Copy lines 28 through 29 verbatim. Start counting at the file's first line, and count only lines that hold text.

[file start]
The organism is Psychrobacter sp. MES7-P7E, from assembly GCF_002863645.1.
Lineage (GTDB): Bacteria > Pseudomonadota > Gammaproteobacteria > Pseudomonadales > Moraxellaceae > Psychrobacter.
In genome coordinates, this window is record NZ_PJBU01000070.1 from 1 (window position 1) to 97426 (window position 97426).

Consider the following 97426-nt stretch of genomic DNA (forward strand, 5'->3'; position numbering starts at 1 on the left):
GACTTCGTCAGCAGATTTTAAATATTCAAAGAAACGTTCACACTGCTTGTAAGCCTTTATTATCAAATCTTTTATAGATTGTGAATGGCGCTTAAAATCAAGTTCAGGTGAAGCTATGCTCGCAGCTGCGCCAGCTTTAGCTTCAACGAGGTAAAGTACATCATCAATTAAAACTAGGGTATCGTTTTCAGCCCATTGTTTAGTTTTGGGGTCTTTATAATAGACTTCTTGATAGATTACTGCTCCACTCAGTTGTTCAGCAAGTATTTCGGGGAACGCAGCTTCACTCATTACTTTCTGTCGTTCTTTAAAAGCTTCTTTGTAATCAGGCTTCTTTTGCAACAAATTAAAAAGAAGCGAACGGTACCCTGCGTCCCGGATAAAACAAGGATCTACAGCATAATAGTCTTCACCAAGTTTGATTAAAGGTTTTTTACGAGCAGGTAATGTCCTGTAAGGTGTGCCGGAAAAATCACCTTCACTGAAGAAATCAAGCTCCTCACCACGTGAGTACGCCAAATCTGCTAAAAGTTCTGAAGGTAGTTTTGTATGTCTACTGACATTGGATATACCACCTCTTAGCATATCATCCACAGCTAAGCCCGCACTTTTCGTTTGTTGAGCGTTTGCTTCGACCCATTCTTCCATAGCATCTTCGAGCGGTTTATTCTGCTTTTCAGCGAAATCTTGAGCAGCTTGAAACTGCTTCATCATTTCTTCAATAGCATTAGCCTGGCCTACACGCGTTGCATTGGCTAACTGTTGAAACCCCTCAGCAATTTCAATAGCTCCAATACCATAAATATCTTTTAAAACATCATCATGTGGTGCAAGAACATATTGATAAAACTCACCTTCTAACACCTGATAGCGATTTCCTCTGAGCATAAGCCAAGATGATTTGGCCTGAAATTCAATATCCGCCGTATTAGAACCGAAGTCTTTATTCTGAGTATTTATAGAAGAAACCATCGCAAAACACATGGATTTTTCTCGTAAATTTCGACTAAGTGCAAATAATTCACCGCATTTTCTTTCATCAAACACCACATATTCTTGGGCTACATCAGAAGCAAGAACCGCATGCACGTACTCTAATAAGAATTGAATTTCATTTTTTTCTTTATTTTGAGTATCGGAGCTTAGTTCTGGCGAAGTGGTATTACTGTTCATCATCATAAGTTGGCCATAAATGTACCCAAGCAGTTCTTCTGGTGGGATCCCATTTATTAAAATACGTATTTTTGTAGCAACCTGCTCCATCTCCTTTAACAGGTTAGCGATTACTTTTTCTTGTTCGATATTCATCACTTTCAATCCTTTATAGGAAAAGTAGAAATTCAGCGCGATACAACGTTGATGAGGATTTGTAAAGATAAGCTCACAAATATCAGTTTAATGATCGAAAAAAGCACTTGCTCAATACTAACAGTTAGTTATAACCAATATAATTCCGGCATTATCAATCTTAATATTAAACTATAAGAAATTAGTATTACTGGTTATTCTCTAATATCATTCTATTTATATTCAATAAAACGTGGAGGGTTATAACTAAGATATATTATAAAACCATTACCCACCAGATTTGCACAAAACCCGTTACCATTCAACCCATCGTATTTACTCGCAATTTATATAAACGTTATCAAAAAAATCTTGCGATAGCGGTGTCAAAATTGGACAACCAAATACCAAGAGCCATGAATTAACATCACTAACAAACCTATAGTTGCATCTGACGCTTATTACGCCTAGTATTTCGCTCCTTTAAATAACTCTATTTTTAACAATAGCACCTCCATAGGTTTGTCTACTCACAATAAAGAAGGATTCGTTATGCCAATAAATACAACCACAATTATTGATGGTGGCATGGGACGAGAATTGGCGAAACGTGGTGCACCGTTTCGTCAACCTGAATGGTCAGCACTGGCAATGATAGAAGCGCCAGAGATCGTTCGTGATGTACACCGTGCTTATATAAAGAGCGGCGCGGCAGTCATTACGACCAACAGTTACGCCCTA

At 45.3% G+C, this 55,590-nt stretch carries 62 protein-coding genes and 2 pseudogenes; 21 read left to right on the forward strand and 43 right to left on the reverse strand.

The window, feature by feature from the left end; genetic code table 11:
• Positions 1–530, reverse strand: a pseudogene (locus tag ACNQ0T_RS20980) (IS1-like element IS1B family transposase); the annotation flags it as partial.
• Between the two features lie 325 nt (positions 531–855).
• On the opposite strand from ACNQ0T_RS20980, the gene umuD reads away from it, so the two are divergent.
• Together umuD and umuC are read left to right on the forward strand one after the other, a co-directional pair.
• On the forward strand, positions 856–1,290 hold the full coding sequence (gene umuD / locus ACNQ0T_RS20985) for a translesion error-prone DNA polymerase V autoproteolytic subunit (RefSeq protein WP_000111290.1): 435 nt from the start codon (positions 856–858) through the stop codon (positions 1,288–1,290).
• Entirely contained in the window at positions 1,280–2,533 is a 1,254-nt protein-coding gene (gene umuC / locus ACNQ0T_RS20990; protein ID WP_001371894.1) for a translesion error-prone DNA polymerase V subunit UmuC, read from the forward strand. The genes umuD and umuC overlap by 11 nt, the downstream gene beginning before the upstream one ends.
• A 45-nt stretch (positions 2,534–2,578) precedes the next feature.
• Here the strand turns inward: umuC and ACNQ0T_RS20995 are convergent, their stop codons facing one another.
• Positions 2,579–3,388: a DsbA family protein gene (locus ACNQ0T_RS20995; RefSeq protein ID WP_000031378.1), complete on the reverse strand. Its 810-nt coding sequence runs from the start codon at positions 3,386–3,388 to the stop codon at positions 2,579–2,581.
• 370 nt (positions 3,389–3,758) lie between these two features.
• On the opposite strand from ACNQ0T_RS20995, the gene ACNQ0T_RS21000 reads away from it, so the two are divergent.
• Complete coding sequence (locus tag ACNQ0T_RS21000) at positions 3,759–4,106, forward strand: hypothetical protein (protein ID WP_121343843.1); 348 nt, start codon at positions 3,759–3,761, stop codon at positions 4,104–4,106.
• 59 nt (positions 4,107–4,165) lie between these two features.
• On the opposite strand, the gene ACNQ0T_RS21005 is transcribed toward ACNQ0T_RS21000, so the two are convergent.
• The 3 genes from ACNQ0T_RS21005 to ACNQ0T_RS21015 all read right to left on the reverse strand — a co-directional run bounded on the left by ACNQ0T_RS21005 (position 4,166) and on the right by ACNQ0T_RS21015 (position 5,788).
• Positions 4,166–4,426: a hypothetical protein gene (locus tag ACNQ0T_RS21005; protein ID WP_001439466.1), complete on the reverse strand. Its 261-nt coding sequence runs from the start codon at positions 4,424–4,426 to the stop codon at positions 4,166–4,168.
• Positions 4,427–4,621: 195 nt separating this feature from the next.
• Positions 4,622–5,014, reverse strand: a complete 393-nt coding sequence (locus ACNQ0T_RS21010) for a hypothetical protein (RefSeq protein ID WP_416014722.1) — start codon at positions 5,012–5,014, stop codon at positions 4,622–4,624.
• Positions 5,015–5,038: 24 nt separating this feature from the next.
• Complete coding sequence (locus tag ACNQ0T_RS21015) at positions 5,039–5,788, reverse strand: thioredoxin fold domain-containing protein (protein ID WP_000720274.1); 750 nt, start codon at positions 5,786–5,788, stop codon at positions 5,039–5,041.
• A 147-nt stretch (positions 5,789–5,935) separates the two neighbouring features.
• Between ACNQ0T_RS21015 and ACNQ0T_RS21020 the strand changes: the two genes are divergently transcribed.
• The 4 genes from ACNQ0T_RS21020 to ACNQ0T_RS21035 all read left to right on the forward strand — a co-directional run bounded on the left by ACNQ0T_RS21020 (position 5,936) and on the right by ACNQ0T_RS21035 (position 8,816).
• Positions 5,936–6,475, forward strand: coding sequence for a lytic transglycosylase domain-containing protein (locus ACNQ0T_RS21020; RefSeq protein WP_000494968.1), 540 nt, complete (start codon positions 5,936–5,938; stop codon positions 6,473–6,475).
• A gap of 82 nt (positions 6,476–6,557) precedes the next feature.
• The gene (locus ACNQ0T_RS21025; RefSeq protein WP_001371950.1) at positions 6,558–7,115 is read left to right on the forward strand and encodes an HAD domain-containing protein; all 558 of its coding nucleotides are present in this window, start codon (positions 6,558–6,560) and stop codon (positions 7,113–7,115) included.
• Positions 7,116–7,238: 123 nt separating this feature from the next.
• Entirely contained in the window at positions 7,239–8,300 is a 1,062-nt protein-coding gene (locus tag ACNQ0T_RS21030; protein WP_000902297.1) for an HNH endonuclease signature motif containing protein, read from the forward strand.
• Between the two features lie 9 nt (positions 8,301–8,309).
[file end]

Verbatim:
• A 147-nt stretch (positions 5,789–5,935) separates the two neighbouring features.
• Between ACNQ0T_RS21015 and ACNQ0T_RS21020 the strand changes: the two genes are divergently transcribed.